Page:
Wednesday, November 02, 2011

Occupy's 99% = Bottom-Up Participatory Democracy

The Question and Objection to the Occupy Movement

One recurring complaint/ question I have heard from the media, as well as those who oppose or  confused about the Occupy protests is this: What do you all want anyway?  For the rich to pay more taxes?  For an apology from Wall Street? What???  On one hand, "What do you want" is a good question being asked of the 99% protesters.  This is a common question asked whenever there is a movement protesting perceived wrongs.  If you have a problem with something, what is your proposed solution?  However, this is a "top-down" representative democracy approach to problems, rather than a "bottom-up" participatory democracy philosophy. The Occupy movement is a bottom-up philosophical movement.  As such, it is important to understand the difference between these two approaches and why the "what are your demands" question is not really an appropriate question to ask at this moment in time.
Image by Don Ryan/AP, and linked to from: "Occupy Wall Street" @

A Top-Down Approach

From the "Top-Down" perspective, it is expected that a centralized group of people/leaders organize, make demands, form a plan, and encourage the masses to follow the laid out plan.  Like a representative democracy, the followers select not simply the message or the plan, but the leaders they trust to facilitate that message and plan. If the plan or message runs into roadblocks, we can then feel comfortable that our leaders will make the adjustments needed. Power lies in the leader rather than the plan or demands. Thus, this mode of power/problem solving suggests that if we select the right person for the job, those people will act in our self-interest, and not just their self-interest.  In effect, this is the philosophy of a representative democracy since our focus is more on the elect rather than simply the plan of action.  Plans and "party philosophy" is important in this paradigm, but what takes focus are the leaders and their ability to make things right for us.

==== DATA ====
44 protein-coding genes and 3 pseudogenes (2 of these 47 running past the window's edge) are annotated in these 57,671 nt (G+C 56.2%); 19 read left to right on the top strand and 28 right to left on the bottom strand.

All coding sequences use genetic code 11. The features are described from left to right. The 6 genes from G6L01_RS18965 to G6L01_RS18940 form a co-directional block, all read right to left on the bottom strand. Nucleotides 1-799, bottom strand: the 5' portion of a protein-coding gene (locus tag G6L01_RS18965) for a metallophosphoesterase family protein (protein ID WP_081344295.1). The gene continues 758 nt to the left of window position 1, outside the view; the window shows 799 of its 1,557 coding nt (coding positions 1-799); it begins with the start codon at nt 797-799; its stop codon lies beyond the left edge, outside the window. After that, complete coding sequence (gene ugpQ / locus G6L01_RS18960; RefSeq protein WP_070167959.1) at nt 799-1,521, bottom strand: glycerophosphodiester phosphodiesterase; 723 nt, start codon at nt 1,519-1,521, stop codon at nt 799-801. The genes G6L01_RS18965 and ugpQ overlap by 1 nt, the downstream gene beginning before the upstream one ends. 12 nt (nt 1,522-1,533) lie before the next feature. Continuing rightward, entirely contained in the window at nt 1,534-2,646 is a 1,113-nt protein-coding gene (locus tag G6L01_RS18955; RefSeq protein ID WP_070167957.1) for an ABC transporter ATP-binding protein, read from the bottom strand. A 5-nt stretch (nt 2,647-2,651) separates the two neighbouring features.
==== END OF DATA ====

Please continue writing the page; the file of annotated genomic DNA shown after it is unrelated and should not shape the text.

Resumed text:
A Bottom-Up Approach

Conversely, a "Bottom-Up" participatory functions within an opposite paradigm.  Here, people who agree on a general protest idea or grievance, in this case the problems of capitalism and regulation of markets, come together to negotiate and work through the core problems or concerns at hand.  The focus is on the problem, the many possible solutions, and negotiation. The focus is not on absolute leader(s) who will make these decisions for us.  Process before a decided end result is emphasized because people recognize that one plan, one demand, will likely NOT be sufficient.

The Occupy Movement and the Bottom-Up Approach

Within the 99% Occupy Movement, it seems to me that an important fear about making specific demands at this moment is this: one solution will likely only benefit a portion of the population, not solve the root of the problems, whereas the hope is to benefit 100% (no one wishes to harm the 1%) and heal the roots. So, for example, maybe taxing the 1% is a good idea, but it is NOT the only good idea and more investigation is needed.  To reach this goal, we must negotiate over the use of language and action; we must negotiate everyday practices and ethical/social values between our personal self-interest and the interest of the collective (our local, national, and Global Community).  This is a "double process" of consensus, which takes much longer to accomplish then the top-down approach discussed above. This is why I call the occupy movement a "Bottom-UP" movement, and why this global group of people are an example of participatory democracy.